Santa Fe National Forest (SFNF) has announced plans for prescribed pile burns across various ranger districts this winter.
Following recent snowfalls, fire managers are preparing for these activities between December and April, primarily in the Cuba, Coyote, Jemez, and Espanola ranger districts.
The burns, which include both pile and broadcast burns, aim to reduce hazardous fuels, boost wildlife habitat, and foster overall forest health.
Prescribed fires are crucial for the health of fire-dependent forests in the Southwest.
Regular fire disturbances are necessary to maintain forest resilience.
Pile burning, targeting accumulated slash from thinning operations, and broadcast burns, which are controlled burns over a specified area, both serve to lessen the risk of larger, more intense wildfires.
SFNF is implementing changes in their prescribed fire program, in line with the National Prescribed Fire Review recommendations.
This involves a new planning template, a revised Go/No Go checklist, a different approval and briefing process, and enhanced safety measures.
These include conducting burns only with adequate snowfall to prevent the spread of fire, compliance with air quality regulations, and quick access to contingency resources.
The use of technology like infrared sensing drones is also a key component in monitoring these fires.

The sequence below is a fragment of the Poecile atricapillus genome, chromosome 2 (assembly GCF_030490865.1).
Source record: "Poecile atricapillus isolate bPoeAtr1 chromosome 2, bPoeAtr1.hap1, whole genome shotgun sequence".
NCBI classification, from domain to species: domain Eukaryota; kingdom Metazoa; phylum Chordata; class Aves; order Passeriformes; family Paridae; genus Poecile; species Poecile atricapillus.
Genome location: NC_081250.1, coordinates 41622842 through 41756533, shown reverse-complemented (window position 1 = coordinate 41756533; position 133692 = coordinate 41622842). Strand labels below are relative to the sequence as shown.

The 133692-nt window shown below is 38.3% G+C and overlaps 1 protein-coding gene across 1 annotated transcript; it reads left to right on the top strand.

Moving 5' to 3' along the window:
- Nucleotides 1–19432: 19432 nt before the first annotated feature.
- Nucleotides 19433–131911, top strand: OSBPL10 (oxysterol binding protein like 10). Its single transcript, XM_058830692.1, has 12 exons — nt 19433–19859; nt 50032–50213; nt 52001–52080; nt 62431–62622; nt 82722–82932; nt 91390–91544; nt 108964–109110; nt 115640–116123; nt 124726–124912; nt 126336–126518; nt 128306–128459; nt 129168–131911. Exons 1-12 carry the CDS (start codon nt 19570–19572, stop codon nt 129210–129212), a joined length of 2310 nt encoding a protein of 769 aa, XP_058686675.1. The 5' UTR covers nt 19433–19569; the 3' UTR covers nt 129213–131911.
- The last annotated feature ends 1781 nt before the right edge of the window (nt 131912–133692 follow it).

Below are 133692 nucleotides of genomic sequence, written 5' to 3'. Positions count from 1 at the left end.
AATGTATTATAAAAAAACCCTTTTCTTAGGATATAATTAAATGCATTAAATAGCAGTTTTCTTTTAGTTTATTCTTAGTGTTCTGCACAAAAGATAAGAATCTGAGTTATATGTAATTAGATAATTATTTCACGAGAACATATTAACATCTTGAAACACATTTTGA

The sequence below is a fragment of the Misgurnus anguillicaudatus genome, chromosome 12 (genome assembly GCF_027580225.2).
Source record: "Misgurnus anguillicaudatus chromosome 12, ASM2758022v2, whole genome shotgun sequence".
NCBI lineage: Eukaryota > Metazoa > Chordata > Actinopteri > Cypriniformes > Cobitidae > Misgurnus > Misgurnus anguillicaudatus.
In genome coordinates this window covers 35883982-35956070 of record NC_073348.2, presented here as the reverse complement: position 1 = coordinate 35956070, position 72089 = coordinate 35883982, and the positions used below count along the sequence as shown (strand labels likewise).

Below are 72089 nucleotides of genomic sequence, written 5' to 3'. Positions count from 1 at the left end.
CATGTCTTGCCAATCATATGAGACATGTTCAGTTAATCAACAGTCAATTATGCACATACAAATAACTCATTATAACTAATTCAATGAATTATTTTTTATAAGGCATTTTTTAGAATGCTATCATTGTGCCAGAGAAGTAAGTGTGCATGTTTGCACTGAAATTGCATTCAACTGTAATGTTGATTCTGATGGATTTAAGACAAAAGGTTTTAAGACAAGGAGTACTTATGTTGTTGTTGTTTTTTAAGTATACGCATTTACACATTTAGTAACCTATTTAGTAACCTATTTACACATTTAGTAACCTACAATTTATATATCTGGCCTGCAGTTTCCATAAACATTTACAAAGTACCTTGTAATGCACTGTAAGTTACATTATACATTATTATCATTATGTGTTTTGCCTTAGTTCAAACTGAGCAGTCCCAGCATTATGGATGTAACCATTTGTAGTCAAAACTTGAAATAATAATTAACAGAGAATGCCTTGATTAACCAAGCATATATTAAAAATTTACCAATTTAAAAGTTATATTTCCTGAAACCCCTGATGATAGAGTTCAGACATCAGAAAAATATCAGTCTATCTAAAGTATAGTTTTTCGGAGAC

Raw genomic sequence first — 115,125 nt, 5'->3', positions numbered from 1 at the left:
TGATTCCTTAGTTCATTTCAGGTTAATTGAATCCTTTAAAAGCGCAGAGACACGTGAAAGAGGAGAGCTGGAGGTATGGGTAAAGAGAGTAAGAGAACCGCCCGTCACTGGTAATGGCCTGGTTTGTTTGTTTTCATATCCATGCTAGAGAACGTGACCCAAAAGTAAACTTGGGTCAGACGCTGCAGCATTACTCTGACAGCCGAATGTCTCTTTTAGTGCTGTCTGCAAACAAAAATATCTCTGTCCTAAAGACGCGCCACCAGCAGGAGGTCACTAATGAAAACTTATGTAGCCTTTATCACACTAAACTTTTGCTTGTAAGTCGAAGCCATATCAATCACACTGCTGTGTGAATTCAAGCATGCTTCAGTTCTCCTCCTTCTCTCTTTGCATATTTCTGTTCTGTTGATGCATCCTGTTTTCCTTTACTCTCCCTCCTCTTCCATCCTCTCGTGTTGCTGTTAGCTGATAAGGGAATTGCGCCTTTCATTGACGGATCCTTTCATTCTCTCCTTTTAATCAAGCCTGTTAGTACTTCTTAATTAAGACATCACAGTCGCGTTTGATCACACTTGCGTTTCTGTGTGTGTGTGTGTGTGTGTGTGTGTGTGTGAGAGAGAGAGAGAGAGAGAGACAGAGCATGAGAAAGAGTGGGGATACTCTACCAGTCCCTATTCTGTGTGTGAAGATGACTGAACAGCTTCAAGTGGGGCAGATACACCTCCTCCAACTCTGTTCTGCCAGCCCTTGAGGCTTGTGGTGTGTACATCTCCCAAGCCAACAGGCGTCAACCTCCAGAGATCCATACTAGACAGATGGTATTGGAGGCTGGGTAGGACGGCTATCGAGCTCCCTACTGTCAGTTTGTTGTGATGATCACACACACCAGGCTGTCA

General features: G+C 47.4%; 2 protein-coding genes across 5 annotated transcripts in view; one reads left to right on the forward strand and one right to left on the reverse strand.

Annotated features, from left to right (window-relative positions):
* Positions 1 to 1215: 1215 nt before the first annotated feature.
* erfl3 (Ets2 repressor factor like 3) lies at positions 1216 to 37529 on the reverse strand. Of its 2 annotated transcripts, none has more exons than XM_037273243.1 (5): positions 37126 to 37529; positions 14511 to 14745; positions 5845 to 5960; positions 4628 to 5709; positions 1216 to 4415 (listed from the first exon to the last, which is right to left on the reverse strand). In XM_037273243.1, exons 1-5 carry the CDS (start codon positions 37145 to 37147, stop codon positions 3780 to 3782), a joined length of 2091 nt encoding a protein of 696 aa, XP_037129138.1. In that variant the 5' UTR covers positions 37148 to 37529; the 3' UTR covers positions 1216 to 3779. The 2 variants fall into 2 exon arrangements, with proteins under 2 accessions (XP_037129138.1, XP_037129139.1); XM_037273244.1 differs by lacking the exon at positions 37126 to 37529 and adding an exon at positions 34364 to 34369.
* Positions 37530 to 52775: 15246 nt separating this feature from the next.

The proposed pile burn locations, all compliant with the National Environmental Policy Act (NEPA), include:
Community engagement is a priority, with district offices organizing public meetings and keeping residents, businesses, and other stakeholders informed.
Updates on specific pile burn locations and dates will be available on the SFNF Website, Facebook page, NM Fire Info, and InciWeb.
The planned prescribed pile burns by the Santa Fe National Forest represent a critical and proactive approach to forest management.
By reducing the accumulation of hazardous fuels, these burns significantly lower the risk of uncontrollable wildfires, which have become increasingly prevalent in the Southwest region due to climate change and other factors.
The methodical and community-inclusive approach of SFNF in conducting these burns showcases a commitment to environmental stewardship and public safety.
The utilization of modern technology like infrared drones for monitoring further underscores the forest service’s dedication to efficient and safe fire management practices.
These burns not only protect communities and ecosystems but also serve as a valuable tool for maintaining the health and biodiversity of the forests.